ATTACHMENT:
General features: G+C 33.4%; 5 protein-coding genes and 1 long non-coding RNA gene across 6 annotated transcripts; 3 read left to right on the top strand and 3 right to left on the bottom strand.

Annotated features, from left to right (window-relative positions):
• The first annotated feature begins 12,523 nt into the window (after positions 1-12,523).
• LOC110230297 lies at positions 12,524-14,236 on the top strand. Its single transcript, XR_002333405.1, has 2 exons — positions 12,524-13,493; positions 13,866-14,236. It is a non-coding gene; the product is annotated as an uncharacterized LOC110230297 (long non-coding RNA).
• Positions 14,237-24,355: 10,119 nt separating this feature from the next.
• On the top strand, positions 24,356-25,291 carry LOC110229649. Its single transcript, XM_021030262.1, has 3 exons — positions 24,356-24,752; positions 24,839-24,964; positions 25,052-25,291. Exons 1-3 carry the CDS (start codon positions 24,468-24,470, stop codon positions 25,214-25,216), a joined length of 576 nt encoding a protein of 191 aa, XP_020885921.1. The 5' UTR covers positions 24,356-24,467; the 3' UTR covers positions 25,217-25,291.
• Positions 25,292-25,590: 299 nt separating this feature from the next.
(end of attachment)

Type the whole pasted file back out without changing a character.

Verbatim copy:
General features: G+C 33.4%; 5 protein-coding genes and 1 long non-coding RNA gene across 6 annotated transcripts; 3 read left to right on the top strand and 3 right to left on the bottom strand.

Annotated features, from left to right (window-relative positions):
• The first annotated feature begins 12,523 nt into the window (after positions 1-12,523).
• LOC110230297 lies at positions 12,524-14,236 on the top strand. Its single transcript, XR_002333405.1, has 2 exons — positions 12,524-13,493; positions 13,866-14,236. It is a non-coding gene; the product is annotated as an uncharacterized LOC110230297 (long non-coding RNA).
• Positions 14,237-24,355: 10,119 nt separating this feature from the next.
• On the top strand, positions 24,356-25,291 carry LOC110229649. Its single transcript, XM_021030262.1, has 3 exons — positions 24,356-24,752; positions 24,839-24,964; positions 25,052-25,291. Exons 1-3 carry the CDS (start codon positions 24,468-24,470, stop codon positions 25,214-25,216), a joined length of 576 nt encoding a protein of 191 aa, XP_020885921.1. The 5' UTR covers positions 24,356-24,467; the 3' UTR covers positions 25,217-25,291.
• Positions 25,292-25,590: 299 nt separating this feature from the next.